Yesterday, we took (part of) our team to the ‘Kalmthoutse Heide’, one of Flanders’ most impressive heathland areas.
The goal? Prepare for the upcoming fieldwork season in northern Scandinavia, where soon a team of 6 from our lab will go to resurvey our long-term plant community plots up there (and do a lot of other awesome stuff).
Such a preparatory day gives us the perfect opportunity to get familiar with the different monitoring techniques, the nature of the work and the time it will take. This way, we save a good day of trial-and-error when we actually arrive in Scandinavia, next week.
Additionally, we get a first glimpse of many of the plant species we will encounter in northern Scandinavia. It is actually rather shocking how much overlap there is in species between our Flemish heathlands and at least the lowlands of the northern Scandes. Ruderal lowland species like Trifolium (clover), Taraxacum (dandelion), Cirsium (thistle) and Poa (grasses), but also many of the more typical species of the area, such as Deschampsia flexuosa and several of the dominant tree species: Betula pubescens (birch), Pinus sylvestris (pine) and Sorbus (mountain-ash).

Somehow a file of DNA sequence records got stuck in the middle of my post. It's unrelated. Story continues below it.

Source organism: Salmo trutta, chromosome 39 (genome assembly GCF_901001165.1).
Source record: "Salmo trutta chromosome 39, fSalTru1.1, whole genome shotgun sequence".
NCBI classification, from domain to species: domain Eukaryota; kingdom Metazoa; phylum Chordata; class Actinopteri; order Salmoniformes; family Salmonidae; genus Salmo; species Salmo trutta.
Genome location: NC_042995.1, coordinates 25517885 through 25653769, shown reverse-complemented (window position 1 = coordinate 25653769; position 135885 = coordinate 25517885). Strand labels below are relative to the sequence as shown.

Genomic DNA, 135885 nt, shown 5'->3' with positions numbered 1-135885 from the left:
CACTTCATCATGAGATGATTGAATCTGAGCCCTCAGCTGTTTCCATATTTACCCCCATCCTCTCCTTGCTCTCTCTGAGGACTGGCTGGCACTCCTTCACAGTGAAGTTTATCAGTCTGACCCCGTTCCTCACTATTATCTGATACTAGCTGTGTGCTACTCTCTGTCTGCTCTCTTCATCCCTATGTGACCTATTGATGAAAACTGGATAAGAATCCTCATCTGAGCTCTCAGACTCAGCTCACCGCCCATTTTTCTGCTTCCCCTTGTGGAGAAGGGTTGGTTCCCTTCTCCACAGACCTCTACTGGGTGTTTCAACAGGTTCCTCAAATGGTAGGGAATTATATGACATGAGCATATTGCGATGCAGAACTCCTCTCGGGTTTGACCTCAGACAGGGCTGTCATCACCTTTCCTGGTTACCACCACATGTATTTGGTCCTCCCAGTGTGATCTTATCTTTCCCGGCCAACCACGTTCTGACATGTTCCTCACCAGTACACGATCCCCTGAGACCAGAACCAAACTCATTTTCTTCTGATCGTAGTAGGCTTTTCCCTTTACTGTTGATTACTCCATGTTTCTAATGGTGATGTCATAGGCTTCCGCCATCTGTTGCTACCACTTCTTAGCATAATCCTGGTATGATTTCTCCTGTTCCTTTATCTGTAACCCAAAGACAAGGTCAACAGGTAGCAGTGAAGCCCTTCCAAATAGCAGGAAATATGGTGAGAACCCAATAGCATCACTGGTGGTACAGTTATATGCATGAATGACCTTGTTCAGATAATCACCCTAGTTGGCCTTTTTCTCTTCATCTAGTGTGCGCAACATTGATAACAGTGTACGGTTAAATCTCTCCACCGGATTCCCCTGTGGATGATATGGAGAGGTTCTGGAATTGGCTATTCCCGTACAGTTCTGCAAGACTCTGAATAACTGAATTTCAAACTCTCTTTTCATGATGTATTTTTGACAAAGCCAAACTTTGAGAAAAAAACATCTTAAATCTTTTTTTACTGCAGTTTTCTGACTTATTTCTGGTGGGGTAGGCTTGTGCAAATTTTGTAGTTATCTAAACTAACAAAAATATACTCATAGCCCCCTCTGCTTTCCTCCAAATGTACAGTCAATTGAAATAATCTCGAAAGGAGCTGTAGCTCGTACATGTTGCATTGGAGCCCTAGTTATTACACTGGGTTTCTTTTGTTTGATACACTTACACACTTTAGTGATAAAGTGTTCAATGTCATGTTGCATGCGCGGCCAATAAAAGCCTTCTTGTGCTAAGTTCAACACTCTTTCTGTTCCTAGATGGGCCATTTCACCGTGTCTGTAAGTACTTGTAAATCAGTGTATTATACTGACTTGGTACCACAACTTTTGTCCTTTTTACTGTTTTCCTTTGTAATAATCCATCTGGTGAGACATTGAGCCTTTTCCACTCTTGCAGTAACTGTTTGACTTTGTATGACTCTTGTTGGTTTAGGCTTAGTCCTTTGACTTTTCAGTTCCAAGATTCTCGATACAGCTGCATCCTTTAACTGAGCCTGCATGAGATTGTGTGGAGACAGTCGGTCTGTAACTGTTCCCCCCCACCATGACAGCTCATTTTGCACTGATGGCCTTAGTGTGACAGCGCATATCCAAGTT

This gives the students – many of whom have so far very little experience with plant identification – a good plant species base when arriving in Abisko.
And, of course, it allows us to work together as a team for the first time, and me to get to know the new students a bit!